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Interview: Sakamoto's Record-Breaking Echochrome II Soundtrack

In this interview, noted video game composer Hideki Sakamoto talks with Gamasutra about his work on Echochrome II, which has a Guinness World Record for the longest single game soundtrack composition.

August 24, 2011

8 Min Read

Author: by Jeriaska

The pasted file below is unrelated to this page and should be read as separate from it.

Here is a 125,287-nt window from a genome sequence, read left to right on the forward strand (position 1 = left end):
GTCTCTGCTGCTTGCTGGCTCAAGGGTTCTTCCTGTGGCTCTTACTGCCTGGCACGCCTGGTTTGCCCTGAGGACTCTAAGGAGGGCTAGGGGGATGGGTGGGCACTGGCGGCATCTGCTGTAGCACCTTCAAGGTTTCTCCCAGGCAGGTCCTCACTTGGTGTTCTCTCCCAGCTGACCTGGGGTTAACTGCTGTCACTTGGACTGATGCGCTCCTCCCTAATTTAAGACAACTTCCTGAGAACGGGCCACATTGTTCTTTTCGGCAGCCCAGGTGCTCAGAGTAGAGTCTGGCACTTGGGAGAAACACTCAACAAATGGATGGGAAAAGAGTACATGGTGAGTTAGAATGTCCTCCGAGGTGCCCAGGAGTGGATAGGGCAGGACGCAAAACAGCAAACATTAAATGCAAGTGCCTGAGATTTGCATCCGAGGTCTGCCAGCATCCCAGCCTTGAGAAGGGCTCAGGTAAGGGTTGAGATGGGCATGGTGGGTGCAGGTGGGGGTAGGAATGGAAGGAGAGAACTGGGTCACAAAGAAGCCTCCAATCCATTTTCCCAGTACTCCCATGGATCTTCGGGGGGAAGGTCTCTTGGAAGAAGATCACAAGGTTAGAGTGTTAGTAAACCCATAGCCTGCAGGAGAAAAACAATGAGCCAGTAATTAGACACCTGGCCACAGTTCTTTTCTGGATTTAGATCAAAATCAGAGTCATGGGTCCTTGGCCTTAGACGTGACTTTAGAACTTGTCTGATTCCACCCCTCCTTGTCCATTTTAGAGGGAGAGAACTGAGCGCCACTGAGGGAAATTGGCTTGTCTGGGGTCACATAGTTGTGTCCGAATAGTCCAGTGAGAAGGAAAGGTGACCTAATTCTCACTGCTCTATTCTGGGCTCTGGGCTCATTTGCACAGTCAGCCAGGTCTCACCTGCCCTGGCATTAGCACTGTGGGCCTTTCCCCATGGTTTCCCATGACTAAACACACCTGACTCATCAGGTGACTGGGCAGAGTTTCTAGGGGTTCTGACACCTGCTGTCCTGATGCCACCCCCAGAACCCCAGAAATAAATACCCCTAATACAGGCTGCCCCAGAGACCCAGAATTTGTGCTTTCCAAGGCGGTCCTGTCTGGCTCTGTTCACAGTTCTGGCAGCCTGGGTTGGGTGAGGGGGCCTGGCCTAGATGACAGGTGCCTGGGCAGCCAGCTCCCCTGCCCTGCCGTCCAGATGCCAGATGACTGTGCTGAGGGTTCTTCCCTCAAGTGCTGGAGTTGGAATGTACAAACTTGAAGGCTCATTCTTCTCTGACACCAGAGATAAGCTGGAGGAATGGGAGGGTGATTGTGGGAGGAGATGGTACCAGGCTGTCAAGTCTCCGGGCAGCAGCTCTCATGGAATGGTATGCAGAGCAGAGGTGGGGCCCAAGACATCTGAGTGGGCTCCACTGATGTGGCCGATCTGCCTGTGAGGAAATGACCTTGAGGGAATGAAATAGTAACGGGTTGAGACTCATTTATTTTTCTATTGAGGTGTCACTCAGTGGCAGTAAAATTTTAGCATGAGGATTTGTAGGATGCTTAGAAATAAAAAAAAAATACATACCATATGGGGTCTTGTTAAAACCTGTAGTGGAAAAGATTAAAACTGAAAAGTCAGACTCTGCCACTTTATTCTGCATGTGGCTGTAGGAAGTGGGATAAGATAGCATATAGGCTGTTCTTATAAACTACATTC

[In this interview, noted video game composer Hideki Sakamoto talks with Gamasutra contributor Jeriaska about working on Echochrome II's Guinness World Record-holding soundtrack, and starting up his Noisycroak company and record label.] Late last year, game composer Hideki Sakamoto was officially recognized by the Guinness World Records for the music score for Echochrome II. The game is distinguished by having the longest single video game soundtrack composition in history. The record-breaking 75-minute music track can be heard uninterrupted while playing through Echochrome II, the PlayStation 3 puzzle title published by Sony Computer Entertainment. Released through the PlayStation Network, the game is works exclusively with the PlayStation Move controller. As with the original title, the player is tasked with guiding a marionette called a "cast" across a series of platforms. This time the environment is manipulated by altering the angle of light and shadow through the use of the motion sensor peripheral. Sakamoto recently released an album of orchestral renditions of his music from Echochrome and No Heroes Allowed!, titled "Hideki Sakamoto Orchestral Works." We had the chance to sit down with the composer to hear about the development of his record-setting game score and his Tokyo-based sound studio, Noisycroak. What led to the decision to introduce popular music styles to the Echochrome II soundtrack? Was this choice associated with the decision to have the entire score contained in a single track? Composer Hideki Sakamoto: Because the music score for Echochrome featured a string quartet, I thought it would be too predictable to return to the same style. Also, just a quartet might not provide enough variety to fill a score lasting 75 minutes and 7 seconds. Producer Tatsuya Suzuki suggested including the piano this time, so the feel of the music score emerged from that idea. Doing something unique has been our goal with the music score since the game series began. In the previous game, one of ten compositions performed by a string quartet were played randomly during game sessions. This was an interesting concept, but again, it was important to try something new for the sequel to the game. While I was brainstorming, Suzuki-san offered another suggestion. This was the idea of trying something very long in duration. I embraced the challenge, as I felt it was a very rare opportunity. Suzuki has been a central figure in Sony's "PlayStation CAMP" project to recruit unique, inventive talent in game design. Having worked with the producer previously on the original Echochrome, how would you describe his philosophy to providing you with feedback as a musician? Among game directors and producers, you find there are many different personalities. Some game designers will demand you do exactly what they say. However, when Suzuki-san hires you, he expects that you will bring a lot to the table and actively seeks your input. It was only during the very preliminary stages of development when he made these suggestions of having the long duration for the soundtrack and the inclusion of the piano in the quintet. He never asked me to revise any portion of the 75-minute score and basically afforded me complete freedom. Were there stylistic elements introduced to the design of Echochrome ii that informed your approach to the soundtrack? Visually the essential difference from the previous game has been the addition of color. Echochrome takes place in a corridor floating in space. This time, the cast is situated in a box and the corridor has more of the texture of wooden blocks. This was actually something I was interested in mirroring through the choice of music for the game. For example, I decided on using an upright piano rather than a grand piano so that image of wood was reflected in the music. The music incorporates the sounds of knocking on wood and flapping stacks of papers as design elements. Seeing as gameplay events would not be triggering the introduction of additional music tracks, how were you looking for the piece to develop as the game was played? It's really a very unusual experience to write a 75 minute, 7 second piece of music. Something I tried to reflect in the score was the idea that each minute represented a year of life. For example, the thirty minute mark would correspond with the life of a thirty year-old. This was something that I hoped might motivate someone to listen all the way through. Can you provide an explanation for why all of the music tracks for the Echochrome series, including the single track on the soundtrack for Echochrome II, have been named after numbers? I've always been into in mathematics and for a long time have had a particular fondness for prime numbers. There's something romantic to the notion that these special numbers can only be divided by themselves and 1. All the music tracks in Echochrome are titled after prime numbers. For Echochrome ii, I came up with the idea of applying a prime number to the length of the track. It occurred to me that 75 minutes is the maximum length a compact disc can hold. 75 minutes adds up to 4,500 seconds. Looking for prime numbers in that region, I discovered the number 4507 qualified. The soundtrack is 4,507 seconds in length and that became the name of the track. The staff of your sound studio in Tokyo has written music for many game titles, including Suzuki's PSP interactive novel Diamond and the Sound of a Gunshot. Why focus on games exclusively? For music of professional recording quality and a lengthy running time to be integrated into a game like this, a good deal of technical prowess and hard word is required. I think that to face a challenge like this one with the proper approach, you really need to be devoted to the gaming medium. That is why I founded my company Noisycroak with the mission to work only on games, rather than opening up services to film and television scores or background music for commercials. What led to your fascination with games and their music scores? I began learning piano as a child. Around the age of 10, the Famicom (Nintendo Entertainment System) first went on sale and I immediately became very interested in the music for those games. It shocked me that such a small number of notes could express so much, and that early I was determined to make this my occupation. That explains where I am now. The staff of Noisycroak often posts videos and details about your game scores to the web. What benefits do you see there are to posting this information online? Echochromeii_soundtracktn.jpgWhen I was young, there were no readily available resources for learning about making music for game soundtracks. The internet did not yet exist, and there were no books on the subject. There was no way to know who was creating this music, or how you could be hired as a composer. Now we have the internet and social media resources like Ustream, making it easy to share information for free. Still, few game composers are making use of it. This made me decide to go online and describe how I create music. I started these web programs to explain about the job of a game composer. Noisycroak hosts two programs. "Otoya" (Sound Guys) is a variety show where famous game composers make appearances. "Noise na Yatsura" (Noisy Folks) is dedicated to the technical side of sound design. It's meant to demonstrate how to go about developing music scores for games. The soundtrack albums to Echochrome II and Zombie Daisuki have been published through your studio. How are you looking to make products related to your game scores available for purchase in the future? This past December, we began the record label Noisycroak Records. This has made it possible for our company to publish compact discs and sheet music. Not all the details have been decided upon yet, but this will allow our music to be distributed more easily. In general, you find that whether a game soundtrack album is published depends on the sale of the game itself. I always feel let down when an outstanding game soundtrack never sees the light of day because the game didn't sell. Of course, our staff shares the same opinion. To guarantee people the chance to hear our music, we were motivated to create this record label. In closing, what would you count as your highest priorities in writing scores inspired by classical music for the Echochrome series of games? The conventional wisdom is that classical music needs to be composed in a very particular way, and as a result classical music is burdened by its rules and has remained static over the years. Classical musicians tend to read all the same books on music theory, harmony and counterpoint. Writing music, I think you should be allowed greater freedom. I really do not share the opinion that any style of music must be done a certain way. I always want to give some new idea a try, to see how things turn out. An expert on classical music might perceive that something is strange about the soundtrack to Echochrome. That doesn't bother me at all, because I feel I can do it my own way. When you attach your name to a piece of music, what counts most is that you express yourself freely. This interview is available in Japanese as part of the Videogame Music in Context DVD series and in text form on Game Design Current. Images courtesy of Noisycroak and Sony Computer Entertainment.